When it comes to exercise, should we focus more on quality and quantity?
Many people begin their practice of exercising with a fixation on some sort of external goal, chasing after some target when their primary objective is usually to improve their body composition and functional ability via exercise, rather than simply getting better at various activities.
Although there is no rule that you must exercise for at least an hour, research now shows that some of the best workouts are only 20 minutes long or less. Even with a not-so-long period of time, you can get a superior workout, you can get closer to your goal.
Movement quantity, such as adding weight, elevating heart rate, burning calories, getting better stamina and strength, pushing yourself, is what most people consider a “workout.” But it’s not about simply doing more exercise. It’s about doing the proper range of exercises and activities that most effectively encourage health and fitness.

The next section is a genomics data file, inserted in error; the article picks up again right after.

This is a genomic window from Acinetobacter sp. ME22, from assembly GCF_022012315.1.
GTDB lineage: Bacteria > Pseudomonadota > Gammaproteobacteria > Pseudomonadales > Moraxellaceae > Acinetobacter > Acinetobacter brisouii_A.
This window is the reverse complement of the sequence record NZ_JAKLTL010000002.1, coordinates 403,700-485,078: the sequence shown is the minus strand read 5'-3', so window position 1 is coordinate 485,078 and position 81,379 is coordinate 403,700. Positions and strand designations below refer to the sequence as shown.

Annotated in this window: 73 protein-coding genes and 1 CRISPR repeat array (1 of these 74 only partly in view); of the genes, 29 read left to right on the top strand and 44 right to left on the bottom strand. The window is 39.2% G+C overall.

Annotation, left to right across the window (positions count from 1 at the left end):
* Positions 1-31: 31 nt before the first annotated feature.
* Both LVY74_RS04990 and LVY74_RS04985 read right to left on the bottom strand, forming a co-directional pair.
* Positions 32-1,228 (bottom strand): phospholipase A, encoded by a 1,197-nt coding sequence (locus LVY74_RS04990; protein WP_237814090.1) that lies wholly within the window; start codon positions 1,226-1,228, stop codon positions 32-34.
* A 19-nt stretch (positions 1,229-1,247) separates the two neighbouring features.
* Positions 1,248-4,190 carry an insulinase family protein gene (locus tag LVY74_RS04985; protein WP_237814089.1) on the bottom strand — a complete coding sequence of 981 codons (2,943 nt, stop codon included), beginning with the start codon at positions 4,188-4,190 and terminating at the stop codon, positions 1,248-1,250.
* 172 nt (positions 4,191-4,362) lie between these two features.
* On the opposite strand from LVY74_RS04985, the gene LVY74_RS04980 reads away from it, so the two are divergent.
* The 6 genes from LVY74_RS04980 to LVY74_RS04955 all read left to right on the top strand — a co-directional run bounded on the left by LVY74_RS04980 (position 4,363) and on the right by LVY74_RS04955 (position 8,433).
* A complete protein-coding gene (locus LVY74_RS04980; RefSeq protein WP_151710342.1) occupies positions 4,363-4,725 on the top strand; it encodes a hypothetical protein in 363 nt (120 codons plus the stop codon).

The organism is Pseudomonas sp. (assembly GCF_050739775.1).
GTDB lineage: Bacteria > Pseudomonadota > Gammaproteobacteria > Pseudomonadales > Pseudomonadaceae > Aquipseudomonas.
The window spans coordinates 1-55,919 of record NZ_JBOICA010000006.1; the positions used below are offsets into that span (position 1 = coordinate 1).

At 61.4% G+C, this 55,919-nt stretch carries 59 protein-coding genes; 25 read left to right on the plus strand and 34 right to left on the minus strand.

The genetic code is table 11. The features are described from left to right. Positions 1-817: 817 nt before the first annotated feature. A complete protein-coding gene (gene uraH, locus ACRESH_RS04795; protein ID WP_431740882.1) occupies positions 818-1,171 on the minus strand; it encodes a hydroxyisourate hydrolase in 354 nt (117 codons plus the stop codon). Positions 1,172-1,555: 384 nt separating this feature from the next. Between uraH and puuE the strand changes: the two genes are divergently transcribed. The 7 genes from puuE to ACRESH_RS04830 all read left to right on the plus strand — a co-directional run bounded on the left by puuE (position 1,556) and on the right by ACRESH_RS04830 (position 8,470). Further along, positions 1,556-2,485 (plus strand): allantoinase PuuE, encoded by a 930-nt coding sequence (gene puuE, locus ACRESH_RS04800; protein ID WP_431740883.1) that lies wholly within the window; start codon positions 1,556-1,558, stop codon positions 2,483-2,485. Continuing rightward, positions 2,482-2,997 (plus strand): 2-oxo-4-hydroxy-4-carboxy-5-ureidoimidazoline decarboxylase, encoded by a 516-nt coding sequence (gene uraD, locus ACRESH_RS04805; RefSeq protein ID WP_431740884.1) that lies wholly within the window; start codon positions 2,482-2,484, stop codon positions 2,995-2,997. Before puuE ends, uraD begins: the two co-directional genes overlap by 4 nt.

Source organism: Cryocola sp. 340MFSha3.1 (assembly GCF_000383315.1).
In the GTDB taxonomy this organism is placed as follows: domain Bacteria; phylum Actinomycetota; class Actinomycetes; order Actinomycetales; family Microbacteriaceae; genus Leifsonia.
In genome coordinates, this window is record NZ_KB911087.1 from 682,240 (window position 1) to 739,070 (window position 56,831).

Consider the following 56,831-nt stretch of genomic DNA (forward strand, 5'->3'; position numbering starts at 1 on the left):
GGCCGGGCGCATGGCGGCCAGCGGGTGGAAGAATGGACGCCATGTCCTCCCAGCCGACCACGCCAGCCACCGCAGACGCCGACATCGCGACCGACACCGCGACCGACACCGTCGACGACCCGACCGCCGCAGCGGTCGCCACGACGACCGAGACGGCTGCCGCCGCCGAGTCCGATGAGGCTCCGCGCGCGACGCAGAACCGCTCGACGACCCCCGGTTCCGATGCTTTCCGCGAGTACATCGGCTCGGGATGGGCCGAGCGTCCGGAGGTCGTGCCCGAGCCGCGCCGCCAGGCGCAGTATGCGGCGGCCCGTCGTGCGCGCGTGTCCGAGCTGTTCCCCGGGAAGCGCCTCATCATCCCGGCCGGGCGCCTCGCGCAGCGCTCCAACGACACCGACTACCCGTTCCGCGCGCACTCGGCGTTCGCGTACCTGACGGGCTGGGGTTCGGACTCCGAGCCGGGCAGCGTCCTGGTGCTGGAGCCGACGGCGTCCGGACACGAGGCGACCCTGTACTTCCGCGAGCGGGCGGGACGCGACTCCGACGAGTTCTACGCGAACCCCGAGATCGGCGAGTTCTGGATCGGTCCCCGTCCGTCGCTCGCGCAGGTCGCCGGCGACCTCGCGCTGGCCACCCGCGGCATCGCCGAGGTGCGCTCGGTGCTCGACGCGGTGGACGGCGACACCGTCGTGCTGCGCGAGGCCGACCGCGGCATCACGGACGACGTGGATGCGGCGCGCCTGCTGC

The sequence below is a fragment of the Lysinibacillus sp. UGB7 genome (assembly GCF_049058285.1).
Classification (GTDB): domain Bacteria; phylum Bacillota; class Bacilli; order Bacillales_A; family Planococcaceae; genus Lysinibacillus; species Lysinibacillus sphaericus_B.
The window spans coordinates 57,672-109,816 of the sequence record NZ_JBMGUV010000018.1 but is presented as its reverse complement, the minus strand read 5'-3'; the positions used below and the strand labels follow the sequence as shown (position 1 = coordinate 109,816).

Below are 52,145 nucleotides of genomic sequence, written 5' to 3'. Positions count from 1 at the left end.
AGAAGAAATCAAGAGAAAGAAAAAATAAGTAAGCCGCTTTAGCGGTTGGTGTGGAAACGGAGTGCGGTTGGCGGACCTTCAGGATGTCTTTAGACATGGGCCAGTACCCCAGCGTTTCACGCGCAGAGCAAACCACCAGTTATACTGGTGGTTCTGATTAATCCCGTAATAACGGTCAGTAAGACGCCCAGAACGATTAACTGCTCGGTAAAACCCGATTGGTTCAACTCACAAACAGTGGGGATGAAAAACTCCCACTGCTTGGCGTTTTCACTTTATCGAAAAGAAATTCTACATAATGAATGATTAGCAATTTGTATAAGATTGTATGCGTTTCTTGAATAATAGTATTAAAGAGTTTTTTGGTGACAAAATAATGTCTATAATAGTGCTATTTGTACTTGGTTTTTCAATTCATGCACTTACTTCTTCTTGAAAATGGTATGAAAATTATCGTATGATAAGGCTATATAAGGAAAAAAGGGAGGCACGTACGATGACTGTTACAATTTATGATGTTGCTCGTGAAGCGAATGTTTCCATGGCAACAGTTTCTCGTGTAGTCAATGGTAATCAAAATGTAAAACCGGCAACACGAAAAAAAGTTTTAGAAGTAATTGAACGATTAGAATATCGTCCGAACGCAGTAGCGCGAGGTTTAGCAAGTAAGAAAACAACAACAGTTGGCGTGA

If you want to do more, focus on making sure you’re really pushing yourself as hard as you can during those two or three weekly sessions, rather than increasing the rate.
You can work hard or you can work long, but you cannot work your hardest and longest at the same time. The most important thing to remember is not to plan your routine around a specified amount of time.
An effective workout should be big on intensity and effort, not on time.